Great boxes with excellent online documentation through their wiki.
    Reply
  • Simozene - Thursday, May 26, 2011 - link

    Thanks for the suggestion. The DS211j seems to be exactly what I need for a small home NAS. I doubt I could build a small and power efficient system for under $200 anyways so it is probably not worth the effort to go with FreeNAS. I would still like to see a NAS building guide on Anandtech though; as another reader pointed out a FreeNAS box that supports more than 2 hard drive is often a fraction of the price of the retail counterpart. Reply
  • StormyParis - Wednesday, May 25, 2011 - link

    I'd go with an element Q case, replacing the PSU if silence is paramount. These fit up to 3x3.5" HDDs (on in the 5.25" slot), then any Atom MB, preferably a very simple one without ION, single core is enough if you do neither RAID nor encryption. I just built one such, except it doubles as an HTPC, so I went the Windows route, with an AMD E-350 whch is both overkill and a pain (FreeNAS ?) for a pure NAS. I got one internal 3TB drive for it, and an external one for backups. I'd rather start off with a single large drive and be able to add another one later on. Reply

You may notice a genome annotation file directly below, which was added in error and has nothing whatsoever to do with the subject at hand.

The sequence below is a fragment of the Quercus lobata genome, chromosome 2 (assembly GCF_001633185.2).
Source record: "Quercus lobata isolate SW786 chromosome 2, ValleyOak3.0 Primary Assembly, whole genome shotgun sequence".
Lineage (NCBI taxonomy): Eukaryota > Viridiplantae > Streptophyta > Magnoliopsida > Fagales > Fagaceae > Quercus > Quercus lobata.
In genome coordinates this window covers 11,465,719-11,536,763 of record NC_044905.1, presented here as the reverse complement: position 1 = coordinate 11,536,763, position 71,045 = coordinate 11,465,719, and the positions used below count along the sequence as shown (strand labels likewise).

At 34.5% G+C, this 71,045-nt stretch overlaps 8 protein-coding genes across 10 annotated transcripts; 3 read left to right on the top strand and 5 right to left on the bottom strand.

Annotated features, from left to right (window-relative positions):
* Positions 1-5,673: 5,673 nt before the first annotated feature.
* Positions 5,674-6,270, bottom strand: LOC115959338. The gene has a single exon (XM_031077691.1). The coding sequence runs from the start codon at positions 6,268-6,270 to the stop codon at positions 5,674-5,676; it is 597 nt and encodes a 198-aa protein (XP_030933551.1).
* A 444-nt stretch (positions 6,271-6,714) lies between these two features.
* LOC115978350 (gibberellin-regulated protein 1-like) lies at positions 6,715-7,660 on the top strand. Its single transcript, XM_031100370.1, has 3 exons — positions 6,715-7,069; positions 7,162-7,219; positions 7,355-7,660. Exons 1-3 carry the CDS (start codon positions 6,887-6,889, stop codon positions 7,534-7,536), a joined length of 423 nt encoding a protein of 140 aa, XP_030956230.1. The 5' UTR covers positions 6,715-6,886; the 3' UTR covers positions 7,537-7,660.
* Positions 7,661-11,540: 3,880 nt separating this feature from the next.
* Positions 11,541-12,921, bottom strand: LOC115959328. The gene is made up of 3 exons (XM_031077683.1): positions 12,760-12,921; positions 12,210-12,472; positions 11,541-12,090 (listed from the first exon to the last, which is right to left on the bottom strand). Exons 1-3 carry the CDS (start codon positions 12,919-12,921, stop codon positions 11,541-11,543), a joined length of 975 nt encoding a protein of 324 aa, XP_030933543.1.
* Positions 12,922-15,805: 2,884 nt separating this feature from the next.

• iahawkeye - Wednesday, May 25, 2011 - link

    I completely agree and am in the same boat. I've been planning on building a small NAS box based on FreeNAS or some flavor of Linux for a while now, but I have little to no experience in selecting parts for such a PC. I'm also completely new to Linux and have been wanting to branch out, so a walk through or guide on this topic would be awesome. Reply
  • 'nar - Wednesday, May 25, 2011 - link

    I went with a HP MediaSmart, mostly because I couldn't find a box that took 4 hard drives and was so small and easy to swap drives with, FreeNAS not-with-standing. I'd love a guide as well, but that is predicated on there being any suitable devices that actually exist.

    Mediasmart has been discontinued now, and I really need a simple workgroup backup/storage device.
    Reply
  • sullrosh - Wednesday, May 25, 2011 - link

    http://usa.chenbro.com/corporatesite/products_deta... Reply
  • kepstin - Thursday, May 26, 2011 - link

    I have one of those; It's a nice case, but the included fans are quite noisy. I keep mine in the basement, so it's not a real issue for me... Reply